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Francisca Morales Contreras v. Indymac Bank

October 30, 2012


The opinion of the court was delivered by: The Honorable George H. Wu, United States District Judge




Javier Gonzalez None Present

Deputy Clerk Court Reporter / Recorder Tape No.

Attorneys Present for Plaintiffs: Attorneys Present for Defendants:

None Present None Present


On July 30, 2012, the Court granted in part and denied in part a motion to dismiss the Second Amended Complaint ("SAC") filed by plaintiff Francisca Morales Contreras ("Plaintiff") in this case.

Docket No. 69. The Court had earlier indicated to her that the subsequent chance to amend would final chance to amend, at least insofar as her ability to add any new claims in this action. See

Docket No. 67, at 12-13. This approach was supported by the substantial flexibility the Court had afforded her in her attempts to state a claim, oppose pending motions and secure an attorney, which such flexibility is reflected by the record in this case. See also id. at 2-3.

On September 10, 2012, Plaintiff filed her Third Amended Complaint ("TAC"). Unlike the SAC, it contains no claims arising under federal law and states no claims against Federal National Mortgage Association. To this point in time, no party -- and certainly not Plaintiff, who has the burden on the issue -- has asserted that this Court has subject matter jurisdiction over this action by way of anything other than federal question jurisdiction (and supplemental jurisdiction). When a party amends her pleading so as to remove all anchors for federal question jurisdiction, the Court no longer has subject matter jurisdiction, even pursuant to 28 U.S.C. § 1367 (unless there is some other basis for jurisdiction present). See Schwarzer, Tashima, et al., California Practice Guide: Federal Civil Procedure Before (2011) § 2:570, at 2B-34 -- 35 ("Where an amended complaint (filed either as a matter of right or by leave of court) drops a federal claim, the amended pleading supersedes the original pleading in determining federal jurisdiction.") (citing Wellness Community-National v. Wellness House, 70 F.3d 46, 49 (7th Cir. 1995)).

Even if that rule were inapplicable here because the TAC came about only as a result of this Court's ruling on the SAC and not by way of motion for leave to amend, see Prince v. Rescorp Realty, 940 F.2d 1104, 1105 n.2 (7th Cir. 1991) (involving a case removed to federal court), the Court still would not exercise supplemental jurisdiction over the state law claims which are the sole remaining claims in this action. "The Supreme Court has stated, and we have often repeated, that 'in the usual case in which federal-law claims are eliminated before trial, the balance of factors . . . will point toward declining to exercise jurisdiction over the remaining state law claims.'" Acri v. Varian Assocs., Inc., 114 F.3d 999, 1001 (9th Cir. 1997) (en banc) (quoting Carnegie-Mellon Univ. v. Cohill, 484 U.S. 343, 350 n. 7 (1988)); see also Sanford v. MemberWorks, Inc., 625 F.3d 550, 561 (9th Cir. 2010); Satey v. JPMorgan Chase & Co., 521 F.3d 1087, 1091 (9th Cir. 2008); Gini v. Las Vegas Metro. Police Dep't, particularly wary of retaining state law claims when "the federal-law claims have dropped out of the lawsuit in its early stages." Carnegie- , 484 U.S. at 350; see also Schultz v. Sundberg, 759 F.2d 714, 718 (9th Cir. 1985) ("Generally, dismissal of federal claims before trial dictates that the pendent state claims should also be dismissed."). Additionally, courts should be reluctant to gratuitously encroach upon state courts' authority in adjudicating claims based on state law. See United Mine Workers of America v. Gibbs, 383 U.S. 715, 726 (1966). As such, the Court would dismiss the remaining claims on jurisdictional grounds even if supplemental jurisdiction principles still applied in this situation.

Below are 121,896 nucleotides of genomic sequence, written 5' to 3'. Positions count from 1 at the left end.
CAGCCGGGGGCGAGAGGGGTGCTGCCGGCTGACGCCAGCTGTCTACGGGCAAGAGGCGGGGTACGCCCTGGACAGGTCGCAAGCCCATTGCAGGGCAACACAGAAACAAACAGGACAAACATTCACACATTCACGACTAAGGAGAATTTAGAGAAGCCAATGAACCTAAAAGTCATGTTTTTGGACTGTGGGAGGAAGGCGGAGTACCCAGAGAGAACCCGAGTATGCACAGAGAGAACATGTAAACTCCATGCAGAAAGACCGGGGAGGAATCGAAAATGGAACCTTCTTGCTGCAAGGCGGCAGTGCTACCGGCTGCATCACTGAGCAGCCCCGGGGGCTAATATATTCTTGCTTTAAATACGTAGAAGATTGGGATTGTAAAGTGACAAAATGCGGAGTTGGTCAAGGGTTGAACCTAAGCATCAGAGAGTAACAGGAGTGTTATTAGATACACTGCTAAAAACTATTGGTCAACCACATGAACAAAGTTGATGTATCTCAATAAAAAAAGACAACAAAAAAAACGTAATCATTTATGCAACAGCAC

Given this result, the Court will not reach the presently-pending motion to dismiss the TAC. The Court does, however, note that, in opposing that motion, Plaintiff indicated a desire to file a Fourth Amended Complaint ("FAC"). In fact, she attempted to file an FAC on October 18, 2012. While that would include claims arising under federal law, the Court had already indicated to her in July that the TAC -- which contained no basis for federal jurisdiction -- would be her last opportunity to amend, at least in terms of adding any new claims. Having taken that opportunity to, in part, rid her pleadings of any federal law-based claims, that was the course Plaintiff elected. The Court denies her ...

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